By: Jackie Bain
Earlier this year, Jeff and Autumn and I had a conversation about my motivations and passions outside of the law. We all knew that I was professionally passionate about compliance but they didn’t know that I’ve been personally passionate about veterans and their stories since I was in college. I majored in European history and concentrated on modern history including, of course, World War II. The final for one class was to write the story of someone who lived through the war, whether in military service or on the home front. I’ve been hooked on seeking out veterans’ personal stories of the war ever since.
A couple of years ago, a friend went on her first Honor Flight, and its something I’ve wanted to do ever since. Honor Flight’s primary purpose is to honor our veterans by taking them to visit their war memorials in Washington D.C. Honor Flight was founded by Earl Morse, Physician Assistant and Retired Air Force Captain who worked in a Department of Veteran Affairs clinic in Springfield, OH. When the World War II Memorial opened in 2004, Earl asked one of his patients who had served in World War II if he would be visiting his memorial. He was disheartened to learn that the vet couldn’t afford to travel to his memorial. Earl also happened to be an amateur pilot, and arranged for several small planes to transport his patient and his comrades to the memorial erected to honor them. Now, 14 years later, Honor Flight has hubs all over the nation and a waiting list of 35,000 World War II, Korea and Vietnam veterans waiting for their chance to fly. The flights are entirely free for veterans.
Jeff and Autumn offered for the firm to sponsor me to serve as a guardian on a local Honor Flight. Because veterans of these wars are aging, Honor Flight arranges for each to have a guardian to ensure safety and companionship throughout the day. Of course, I accepted the firm’s offer. I knew the day would make a huge mark on my life, and I was right.
Honor Flight assigned me to be the guardian of Charles West, a Navy veteran who enlisted in 1951, during the Korean War. I met Charles and his wife Bert for lunch about a week prior to the flight. They are a lovely couple who, unbeknownst to me, were celebrating their anniversary on the day we met.
On the day of the Honor Flight, I picked Charles up at 3:30 a.m. and we arrived at Palm Beach International Airport around 4:15. We checked in, had photos taken, and were greeted by a local honor guard and veteran motorcycle club. Our plane of 80 veterans landed at Reagan Washington National Airport in Arlington, VA a little after 8:00 a.m. From there we were taken by police escort to Arlington Cemetery to witness a changing of the guard at the Tomb of the Unknown Soldiers. We were given priority seating for the event, and the guards paid their respect for the veterans the only way they can, by scuffing their boots as they pass by.
We were escorted to the Knights of Columbus in Arlington for lunch and then to the Air Force Memorial for a group photo. If you haven’t been to the Air Force Memorial, you must go. It’s a beautiful memorial with an amazing view of Washington D.C.
From there, we traveled to the main show. Our escort transported us to the World War II Memorial. We were lucky enough to meet Senator Bob Dole at the Memorial, who was central to the memorial coming to pass, and spends many weekends there meeting and speaking with veterans like himself. Charles and I found the pillar dedicated to Florida and then continued to the Korea War Memorial, just a short, windy walk away.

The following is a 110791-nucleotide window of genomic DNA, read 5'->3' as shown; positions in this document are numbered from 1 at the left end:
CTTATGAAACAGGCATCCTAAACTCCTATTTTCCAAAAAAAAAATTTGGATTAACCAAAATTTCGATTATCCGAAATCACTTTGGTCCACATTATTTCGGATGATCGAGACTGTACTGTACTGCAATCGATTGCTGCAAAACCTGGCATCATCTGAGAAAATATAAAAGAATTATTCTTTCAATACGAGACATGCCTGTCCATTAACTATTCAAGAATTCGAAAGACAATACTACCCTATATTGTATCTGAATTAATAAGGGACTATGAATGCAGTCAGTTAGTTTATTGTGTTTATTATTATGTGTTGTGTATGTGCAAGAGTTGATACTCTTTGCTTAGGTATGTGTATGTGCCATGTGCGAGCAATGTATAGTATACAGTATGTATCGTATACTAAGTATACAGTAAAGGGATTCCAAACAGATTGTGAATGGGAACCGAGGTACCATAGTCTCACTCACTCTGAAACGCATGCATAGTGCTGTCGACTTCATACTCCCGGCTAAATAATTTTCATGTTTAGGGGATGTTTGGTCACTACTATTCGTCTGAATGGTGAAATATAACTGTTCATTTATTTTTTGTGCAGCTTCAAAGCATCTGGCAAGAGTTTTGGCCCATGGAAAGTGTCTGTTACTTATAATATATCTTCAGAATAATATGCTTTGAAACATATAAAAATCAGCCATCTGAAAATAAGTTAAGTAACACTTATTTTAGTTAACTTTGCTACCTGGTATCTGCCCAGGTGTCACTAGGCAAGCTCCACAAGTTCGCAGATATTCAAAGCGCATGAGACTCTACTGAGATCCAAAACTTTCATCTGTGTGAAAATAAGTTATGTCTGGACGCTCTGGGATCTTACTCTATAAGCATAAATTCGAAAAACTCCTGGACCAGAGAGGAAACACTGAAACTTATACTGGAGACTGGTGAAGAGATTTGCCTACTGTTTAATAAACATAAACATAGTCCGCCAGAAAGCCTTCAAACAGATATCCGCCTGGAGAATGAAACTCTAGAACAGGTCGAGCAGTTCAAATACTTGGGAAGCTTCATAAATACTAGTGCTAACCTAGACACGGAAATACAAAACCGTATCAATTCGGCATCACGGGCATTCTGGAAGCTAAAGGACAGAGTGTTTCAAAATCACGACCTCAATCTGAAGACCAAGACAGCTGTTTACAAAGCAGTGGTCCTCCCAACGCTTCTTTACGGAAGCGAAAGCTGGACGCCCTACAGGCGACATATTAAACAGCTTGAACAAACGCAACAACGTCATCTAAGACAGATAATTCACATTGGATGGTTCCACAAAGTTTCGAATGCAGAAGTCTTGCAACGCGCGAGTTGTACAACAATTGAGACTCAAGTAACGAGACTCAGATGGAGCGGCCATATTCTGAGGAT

The Korea War is often referred to as the “Forgotten War”, sandwiched between World War II and Vietnam, and competing with McCarthyism on the home front. The Korean War sprung from the Chinese Civil War and the Cold War between the United States and the Soviet Union, at a time when communism was spreading around the world. Korea had been split into two states, and North Korea (with the support of China and the Soviet Union) invaded South Korea on June 25, 1950. The United Nations Security Council authorized the dispatch of UN forces to Korea and the United States provided around 90% of the military personnel. The fighting ended on 27 July 1953, when an armistice was signed. The United States had lost more than 35,000 soldiers. That armistice still stands today, a delicate balance that continues to govern how the world interacts with Korea.
While the fighting in the east continued, the Navy shipped Charles and his aircraft carrier the USS Midway to Northern Europe in an attempt to quell the spread of communism there. The USS Midway participated in Exercise Mainbrace, a 12 day operation in 1952 where the United States and 9 other navies attempted to convince Norway and Denmark that they could be defended against attack from the Soviet Union. The Exercise was successful. After careful examination, Charles found an aircraft carrier etched into the wall of the Korean War Memorial and we took a photo of him underneath it.
After our time in D.C., our plane landed back at Palm Beach International Airport at 7:30 on Saturday evening. I’m sure that every veteran and guardian on the plane was exhausted. I sure was. However, what was waiting for us at the airport was incredible. Over 2,000 local people gathered to welcome our veterans home. There were bands playing, ROTC and cub scout troops, families, cheerleaders, friends and strangers. It was a beautiful display of respect and honor for those who truly deserve it. It was the first time all day that I lost my composure.
I dropped Charles off back to his wife at home and slept most of the next 24 hours. When Jeff and Autumn asked me how it went, I told them that I can’t wait to do it again. The day is peppered with emotions and surprises that I can’t mention here, but it is truly a worthwhile experience and one that I will remember for the rest of my life.